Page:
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The New York Times
  • 2019.12.05, Anthony Tommasini (archive): Heartbeat Opera is far more unusual in its tweaking (and trimming) of librettos and its reorchestration of scores. ...the music director, Daniel Schlosberg, has effectively transformed Weber’s colorful score for seven players... Schlosberg has transformed the orchestration into a collage of electronic and acoustic sounds, in effect a recomposition... Heartbeat’s production team wanted to delve into the work’s disturbing, timely subtexts by streamlining and modernizing it. They succeed. ...By keeping the music in the original language and style, the contrast between American ambience and classic Romanticism made a powerful impact. Here was a rare presentation of the work that would define 19th-century German opera, made topical in a way that both respected Weber and stretched him.
  • 2019.01.20, Anthony Tommasini (archive): The excellent and adventurous young musicians of Cantata Profana gave a rare and quietly riveting performance of Mr. Sciarrino’s strange piece
  • 2018.05.04, Ryan Ebright (archive): To bring [Fidelio] to life in the era of Black Lives Matter, ...Heard and Schlosberg are setting their production within today’s American criminal justice system. ...Schlosberg has arranged Beethoven’s score... to emphasize musically the opera’s story of heroism amid darkness
  • 2017.05.24, Anthony Tommasini (archive): The devotion of [Heartbeat Opera] to Puccini’s music was evident in the sensitive arrangement of the score (by the co-music director Daniel Schlosberg), richly detailed yet delicate... I found the jazz-infused arrangement very insightful into the colorings and seductive allure of Bizet’s score. [Schlosberg] also played a mean accordion
  • 2017.05.17, Mary von Aue (archive): In Mr. Schlosberg’s arrangement of the score for an intimate ensemble... the haunting melody of the “humming chorus” gives way to a dream sequence, assembled from scenes of Puccini’s Act I. 


WQXR
  • 2017.05.23, David Patrick Stearns (archive): ...if there was a miracle here, it was the orchestral adaptation. ...so smart was was the use of the string ensemble in this Daniel Schlosberg adaptation



New Yorker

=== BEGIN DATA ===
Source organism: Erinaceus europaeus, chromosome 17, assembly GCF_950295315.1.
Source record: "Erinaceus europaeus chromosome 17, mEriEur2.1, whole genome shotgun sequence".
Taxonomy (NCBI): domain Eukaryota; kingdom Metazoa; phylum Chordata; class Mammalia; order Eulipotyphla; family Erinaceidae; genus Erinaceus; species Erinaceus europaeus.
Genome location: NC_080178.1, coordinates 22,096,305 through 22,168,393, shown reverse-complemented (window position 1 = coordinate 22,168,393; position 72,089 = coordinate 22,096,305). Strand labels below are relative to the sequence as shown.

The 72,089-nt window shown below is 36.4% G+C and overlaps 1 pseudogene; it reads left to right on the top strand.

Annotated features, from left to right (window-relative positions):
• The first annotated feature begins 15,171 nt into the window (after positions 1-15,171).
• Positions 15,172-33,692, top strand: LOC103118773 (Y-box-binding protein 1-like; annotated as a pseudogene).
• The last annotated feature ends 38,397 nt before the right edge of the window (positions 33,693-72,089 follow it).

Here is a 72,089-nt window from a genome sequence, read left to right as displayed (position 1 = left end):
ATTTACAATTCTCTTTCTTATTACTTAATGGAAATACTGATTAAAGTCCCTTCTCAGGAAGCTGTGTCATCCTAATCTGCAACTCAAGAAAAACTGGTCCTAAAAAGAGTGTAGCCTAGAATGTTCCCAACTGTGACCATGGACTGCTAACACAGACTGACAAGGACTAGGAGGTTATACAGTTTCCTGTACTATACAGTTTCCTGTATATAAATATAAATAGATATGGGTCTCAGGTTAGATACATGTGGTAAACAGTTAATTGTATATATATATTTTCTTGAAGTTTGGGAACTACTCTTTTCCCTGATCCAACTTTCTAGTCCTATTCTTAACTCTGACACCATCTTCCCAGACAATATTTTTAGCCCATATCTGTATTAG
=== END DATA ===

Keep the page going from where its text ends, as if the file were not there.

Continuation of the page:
• 2019.12.02, Oussama Zahr (archive): Heartbeat’s secret weapon... may well be the chamber orchestrations of its efficient co-music director and arranger Daniel Schlosberg, who leads members of Cantata Profana and an alternating cast of singers in Weber’s moody score
  • 2018.05.28, Alex Ross (archive): Schlosberg... has a flair for cutting and repurposing famous operas without mangling them
  • 2017.05.31, Russell Platt (archive): The orchestra is cut down to an arrangement (by the composer Daniel Schlosberg) for harp and string quintet that recalls the mellifluous elegance of the original  
  • 2016.04.04, Alex Ross (archive): Schlosberg’s scoring—whistling tones of bowed vibraphone and cymbals, the harplike sound of strummed piano strings, the slide of a shot glass on an electric guitar—put a modernist frame around the action, although the substance of Donizetti’s score came through
 


The Wall Street Journal
  • 2019.12.09, Heidi Waleson (archive): the show’s most inventive elements are musical: Daniel Schlosberg’s lively arrangement for seven instrumentalists (most of whom double or triple), and the recomposition of the supernatural Wolf Canyon scene, for which Mr. Schlosberg and William Gardiner devised a creepy electronic soundscape of noises and wails that would do nicely for a horror movie. ...Mr. Schlosberg’s deft arrangement and his fine ensemble, which he led from the keyboard, supplied a lot of entertainment
  • 2017.05.07, Heidi Waleson (archive): Schlosberg, the company’s co-music director, created ingenious seven-player arrangements of their orchestral scores, including some artful transitions
  • 2016.03.14, Heidi Waleson (archive): ...ingenius rescoring by Schlosberg
  • 2015.04.01, Heidi Waleson (archive): ...[Schlosberg’s] witty five-instrument arrangement



Broadway World
  • 2019.12.10, Richard Sasanow (archive): the score was arranged (and conducted) by Daniel Schlosberg, a performance artist in his own right, for a handful of instrumentalists and electronics, with some of the most imaginative doubling you'll ever hear from the pit band at an opera. Schlosberg and William Gardiner recomposed what is probably the opera's most notable scene, set in Wolf Canyon: seamlessly, effectively—and terrifyingly—done


Schmopera
  • 2018.10.29, Lara Secord-Haid (archive): ..."Feed the Snakes" by Daniel Schlosberg [is]... heartbreakingly lyrical


New York Classical Review
  • 2019.01.05, David Wright (archive): Schlosberg... brought a marvelous variety of touch and play-anything technique 


Seen and Heard International
  • 2019.01.06, Rick Perdian (archive): Schlosberg was the superb pianist, capturing the fleeting emotions of the [Ned Rorem’s] songs as deftly as Rosen and performing the dramatic Interlude at the apex of the cycle with virtuosic aplomb


Oregon Arts Watch
  • 2017.08.04, Matthew Andrews (archive): ...the extra creepy, cosmic-horrific, mind-breaking Twin Peaks... manifest in ways the original could never quite delve into deeply enough. ...an imaginary episode of Twin Peaks directed by a skilled young composer [Daniel Schlosberg].. everything feels darker, slower, stranger, a little more mysterious and a lot more disturbing.